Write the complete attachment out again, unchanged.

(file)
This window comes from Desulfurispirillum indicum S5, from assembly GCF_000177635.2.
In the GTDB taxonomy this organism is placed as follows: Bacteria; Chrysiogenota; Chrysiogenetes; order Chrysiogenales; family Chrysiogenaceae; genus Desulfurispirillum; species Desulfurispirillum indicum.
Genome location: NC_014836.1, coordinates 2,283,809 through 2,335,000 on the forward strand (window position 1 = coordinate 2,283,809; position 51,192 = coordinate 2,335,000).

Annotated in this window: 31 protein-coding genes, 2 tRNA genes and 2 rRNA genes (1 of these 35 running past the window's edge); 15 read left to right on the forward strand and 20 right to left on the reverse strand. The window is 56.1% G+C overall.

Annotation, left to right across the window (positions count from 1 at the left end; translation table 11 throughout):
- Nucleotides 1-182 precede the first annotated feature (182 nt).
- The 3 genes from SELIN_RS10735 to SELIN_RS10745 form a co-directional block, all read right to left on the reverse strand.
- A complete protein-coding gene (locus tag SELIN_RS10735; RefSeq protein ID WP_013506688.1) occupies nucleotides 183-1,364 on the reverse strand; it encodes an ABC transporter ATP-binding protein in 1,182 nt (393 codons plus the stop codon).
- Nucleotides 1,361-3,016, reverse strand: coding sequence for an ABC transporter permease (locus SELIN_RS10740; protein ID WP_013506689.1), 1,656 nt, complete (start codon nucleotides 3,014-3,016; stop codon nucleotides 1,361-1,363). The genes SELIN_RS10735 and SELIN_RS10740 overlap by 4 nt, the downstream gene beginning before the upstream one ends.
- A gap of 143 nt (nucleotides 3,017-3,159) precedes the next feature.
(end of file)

This window comes from Desulfurispirillum indicum S5, from assembly GCF_000177635.2.
In the GTDB taxonomy this organism is placed as follows: Bacteria; Chrysiogenota; Chrysiogenetes; order Chrysiogenales; family Chrysiogenaceae; genus Desulfurispirillum; species Desulfurispirillum indicum.
Genome location: NC_014836.1, coordinates 2,283,809 through 2,335,000 on the forward strand (window position 1 = coordinate 2,283,809; position 51,192 = coordinate 2,335,000).

Annotated in this window: 31 protein-coding genes, 2 tRNA genes and 2 rRNA genes (1 of these 35 running past the window's edge); 15 read left to right on the forward strand and 20 right to left on the reverse strand. The window is 56.1% G+C overall.

Annotation, left to right across the window (positions count from 1 at the left end; translation table 11 throughout):
- Nucleotides 1-182 precede the first annotated feature (182 nt).
- The 3 genes from SELIN_RS10735 to SELIN_RS10745 form a co-directional block, all read right to left on the reverse strand.
- A complete protein-coding gene (locus tag SELIN_RS10735; RefSeq protein ID WP_013506688.1) occupies nucleotides 183-1,364 on the reverse strand; it encodes an ABC transporter ATP-binding protein in 1,182 nt (393 codons plus the stop codon).
- Nucleotides 1,361-3,016, reverse strand: coding sequence for an ABC transporter permease (locus SELIN_RS10740; protein ID WP_013506689.1), 1,656 nt, complete (start codon nucleotides 3,014-3,016; stop codon nucleotides 1,361-1,363). The genes SELIN_RS10735 and SELIN_RS10740 overlap by 4 nt, the downstream gene beginning before the upstream one ends.
- A gap of 143 nt (nucleotides 3,017-3,159) precedes the next feature.